Conclusion Top

A high degree of sensitivity was noted to conventional antibiotics, stressing the need for rational use of antibiotics after appropriate and timely antibiotic sensitivity and resistance testing.

   Acknowledgments Top

The authors gratefully acknowledge all the co-operation extended by The Heads of Department of General Medicine and Community Medicine, Kasturba Medical College, Manipal, as well as the Medical Superintendent, Kasturba Hospital, Manipal University, Karnataka.

   References Top

1.Kidgell C, Reichard U, Wain J, Linz B, Torpdahl M, Dougan G, et al. Salmonella typhi, the causative agent of typhoid fever, is approximately 50,000 years old. Infect Genet Evol 2002;2:39-45.  Back to cited text no. 1
2.Merrell DS, Falkow S. Frontal and stealth attack strategies in microbial pathogenesis. Nature 2004;430:250-6.  Back to cited text no. 2
3.Ivanoff B, Levine MM, Lambert PH. Vaccination against typhoid fever: Present status. Bull World Health Organ 1994;72:957-71.  Back to cited text no. 3
4.Crump JA, Luby SP, Mintz ED. The global burden of typhoid fever. Bull World Health Organ 2004;82:346-53.  Back to cited text no. 4
5.Woodward TE, Smadel JE, Ley HL Jr, Green R, Manikar DS. Preliminary report on the beneficial effect of chloromycetin in the treatment of typhoid fever. Ann Intern Med 1948;29:131-4.  Back to cited text no. 5
6.Mirza SH, Beeching NJ, Hart CA. Multi-drug resistant typhoid: A global problem. J Med Microbiol 1996;44:317-9.  Back to cited text no. 6
7.Rowe B, Ward LR, Threlfall EJ. Multidrug-resistant Salmonella typhi: A worldwide epidemic. Clin Infect Dis 1997;24 Suppl 1:S106-9.  Back to cited text no. 7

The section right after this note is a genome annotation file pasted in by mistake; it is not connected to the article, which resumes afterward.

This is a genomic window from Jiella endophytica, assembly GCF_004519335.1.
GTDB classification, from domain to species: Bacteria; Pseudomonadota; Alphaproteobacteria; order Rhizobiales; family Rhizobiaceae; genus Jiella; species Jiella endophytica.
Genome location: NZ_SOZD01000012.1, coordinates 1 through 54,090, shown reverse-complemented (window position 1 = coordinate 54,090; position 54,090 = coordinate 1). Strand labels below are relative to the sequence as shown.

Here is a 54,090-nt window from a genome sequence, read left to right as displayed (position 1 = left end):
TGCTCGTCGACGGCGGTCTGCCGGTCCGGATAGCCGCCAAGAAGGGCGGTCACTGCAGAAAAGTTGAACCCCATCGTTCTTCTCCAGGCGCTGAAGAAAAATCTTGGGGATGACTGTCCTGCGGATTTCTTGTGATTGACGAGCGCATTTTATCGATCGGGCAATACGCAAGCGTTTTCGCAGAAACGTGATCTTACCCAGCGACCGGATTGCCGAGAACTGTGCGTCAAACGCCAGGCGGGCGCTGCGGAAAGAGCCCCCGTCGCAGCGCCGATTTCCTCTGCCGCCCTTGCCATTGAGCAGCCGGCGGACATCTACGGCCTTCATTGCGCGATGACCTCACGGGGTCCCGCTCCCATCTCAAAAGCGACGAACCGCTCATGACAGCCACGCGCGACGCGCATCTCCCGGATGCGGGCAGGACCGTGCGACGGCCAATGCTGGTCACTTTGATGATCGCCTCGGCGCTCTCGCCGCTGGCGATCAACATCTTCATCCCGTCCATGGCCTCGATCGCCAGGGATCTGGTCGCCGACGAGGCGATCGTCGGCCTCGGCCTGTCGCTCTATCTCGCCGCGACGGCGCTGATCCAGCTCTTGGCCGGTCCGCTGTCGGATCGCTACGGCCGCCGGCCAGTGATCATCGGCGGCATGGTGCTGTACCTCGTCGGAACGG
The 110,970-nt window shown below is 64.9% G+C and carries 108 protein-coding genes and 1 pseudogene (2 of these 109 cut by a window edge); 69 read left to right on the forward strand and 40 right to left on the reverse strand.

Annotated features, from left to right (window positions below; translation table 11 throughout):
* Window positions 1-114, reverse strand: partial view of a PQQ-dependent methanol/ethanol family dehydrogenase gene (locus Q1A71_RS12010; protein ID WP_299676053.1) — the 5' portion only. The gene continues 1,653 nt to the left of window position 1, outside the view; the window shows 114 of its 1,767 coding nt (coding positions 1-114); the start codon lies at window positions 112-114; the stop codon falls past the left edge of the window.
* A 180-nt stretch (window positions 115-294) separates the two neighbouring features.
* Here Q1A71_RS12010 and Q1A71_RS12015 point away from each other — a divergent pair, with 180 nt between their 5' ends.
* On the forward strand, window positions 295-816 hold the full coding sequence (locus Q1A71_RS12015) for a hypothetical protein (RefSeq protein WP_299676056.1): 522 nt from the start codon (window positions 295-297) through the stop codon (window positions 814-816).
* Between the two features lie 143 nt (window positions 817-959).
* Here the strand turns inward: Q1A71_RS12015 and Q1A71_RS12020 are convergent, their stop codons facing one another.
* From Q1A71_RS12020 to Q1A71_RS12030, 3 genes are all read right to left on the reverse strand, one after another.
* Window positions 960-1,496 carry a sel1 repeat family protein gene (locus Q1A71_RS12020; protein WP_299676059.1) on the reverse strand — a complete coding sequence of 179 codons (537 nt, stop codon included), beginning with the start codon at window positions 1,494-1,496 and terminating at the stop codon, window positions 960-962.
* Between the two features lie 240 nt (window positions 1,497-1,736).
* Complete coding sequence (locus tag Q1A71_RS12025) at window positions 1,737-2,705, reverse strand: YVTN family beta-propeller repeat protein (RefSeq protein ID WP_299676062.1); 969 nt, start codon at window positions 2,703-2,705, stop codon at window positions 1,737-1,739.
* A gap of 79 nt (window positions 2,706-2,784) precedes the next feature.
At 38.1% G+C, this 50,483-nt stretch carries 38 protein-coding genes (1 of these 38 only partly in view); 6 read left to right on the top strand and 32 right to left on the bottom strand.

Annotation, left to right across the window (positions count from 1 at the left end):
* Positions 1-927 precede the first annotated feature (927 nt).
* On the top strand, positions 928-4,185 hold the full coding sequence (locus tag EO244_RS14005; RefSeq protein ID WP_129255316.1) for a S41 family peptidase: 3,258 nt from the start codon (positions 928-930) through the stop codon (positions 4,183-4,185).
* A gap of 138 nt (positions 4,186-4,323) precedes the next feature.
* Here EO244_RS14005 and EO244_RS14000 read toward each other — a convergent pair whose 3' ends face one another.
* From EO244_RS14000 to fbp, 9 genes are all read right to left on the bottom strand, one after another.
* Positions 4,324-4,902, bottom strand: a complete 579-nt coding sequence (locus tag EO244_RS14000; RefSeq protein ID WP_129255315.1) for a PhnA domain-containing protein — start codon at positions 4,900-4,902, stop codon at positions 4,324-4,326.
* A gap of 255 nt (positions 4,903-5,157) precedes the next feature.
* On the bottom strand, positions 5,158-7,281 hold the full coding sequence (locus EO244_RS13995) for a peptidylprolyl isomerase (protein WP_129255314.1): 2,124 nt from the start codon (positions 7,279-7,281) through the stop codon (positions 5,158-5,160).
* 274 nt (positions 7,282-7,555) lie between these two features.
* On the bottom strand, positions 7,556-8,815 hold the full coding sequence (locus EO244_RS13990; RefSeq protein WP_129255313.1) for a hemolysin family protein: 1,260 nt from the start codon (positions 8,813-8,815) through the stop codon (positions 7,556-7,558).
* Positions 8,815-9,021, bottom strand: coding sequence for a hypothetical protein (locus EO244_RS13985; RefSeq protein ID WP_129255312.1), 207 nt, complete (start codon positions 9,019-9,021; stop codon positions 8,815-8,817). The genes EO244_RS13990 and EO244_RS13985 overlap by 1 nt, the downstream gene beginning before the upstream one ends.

8.Mehta G, Randhawa VS, Mohapatra NP. Intermediate susceptibility to ciprofloxacin in Salmonella typhi strains in India. Eur J Clin Microbiol Infect Dis 2001;20:760-1.  Back to cited text no. 8
9.Harish BN, Madhulika U, Parija SC. Isolated high-level ciprofloxacin resistance in Salmonella enterica subsp. enterica serotype Paratyphi A. J Med Microbiol 2004;53:819.  Back to cited text no. 9
10.Saha SK, Talukder SY, Islam M, Saha S. A highly ceftriaxone-resistant Salmonella typhi in Bangladesh. Pediatr Infect Dis J 1999;18:387.  Back to cited text no. 10
11.Chowta MN, Chowta NK. Study of clinical profile and antibiotic response in typhoid fever. Indian J Med Microbiol 2005;23:125-7.  Back to cited text no. 11
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12.Parry CM, Hien TT, Dougan G, White NJ, Farrar JJ. Typhoid fever. N Engl J Med 2002;347:1770-82.  Back to cited text no. 12
13.Kadhiravan T, Wig N, Kapil A, Kabra SK, Renuka K, Misra A. Clinical outcomes in typhoid fever: Adverse impact of infection with nalidixic acid-resistant Salmonella typhi. BMC Infect Dis 2005;5:37.  Back to cited text no. 13
14.Jog S, Soman R, Singhal T, Rodrigues C, Mehta A, Dastur FD. Enteric fever in Mumbai-clinical profile, sensitivity patterns and response to antimicrobials. J Assoc Physicians India 2008;56:237-40.  Back to cited text no. 14
15.Rasoolinejad M, Esmallpoor N, Mogbel A. Salmonella hepatitis (analysis of hepatic involvement in 107 patients with typhoid fever). Acta Med Iranica 2003;41:161-3.  Back to cited text no. 15
16.Kumar R, Gupta N, Shalini. Multidrug-resistant typhoid fever. Indian J Pediatr 2007;74:39-42.  Back to cited text no. 16
17.Saharan G, Gupta A, Gupta BK, Sharma BP, Kochar DK, Purohit VP. Evaluation of antibiotic sensitivity pattern in cases of enteric fever in north west Rajasthan. J Indian Med Assoc 2008;106:528-30, 532.  Back to cited text no. 17
18.Dutta S, Sur D, Manna B, Bhattacharya SK, Deen JL, Clemens JD. Rollback of Salmonella enterica serotype typhi resistance to chloramphenicol and other antimicrobials in Kolkata, India. Antimicrob Agents Chemother 2005;49:1662-3.  Back to cited text no. 18
19.Gupta V, Kaur J, Kaistha N. Re-emerging chloramphenicol sensitivity and emerging low level ciprofloxacin resistance among Salmonella enterica serotype typhi isolates in North India. Trop Doct 2009;39:28-30.  Back to cited text no. 19
20.Willke A, Ergonul O, Bayar B. Widal test in diagnosis of typhoid fever in Turkey. Clin Diagn Lab Immunol 2002;9:938-41.  Back to cited text no. 20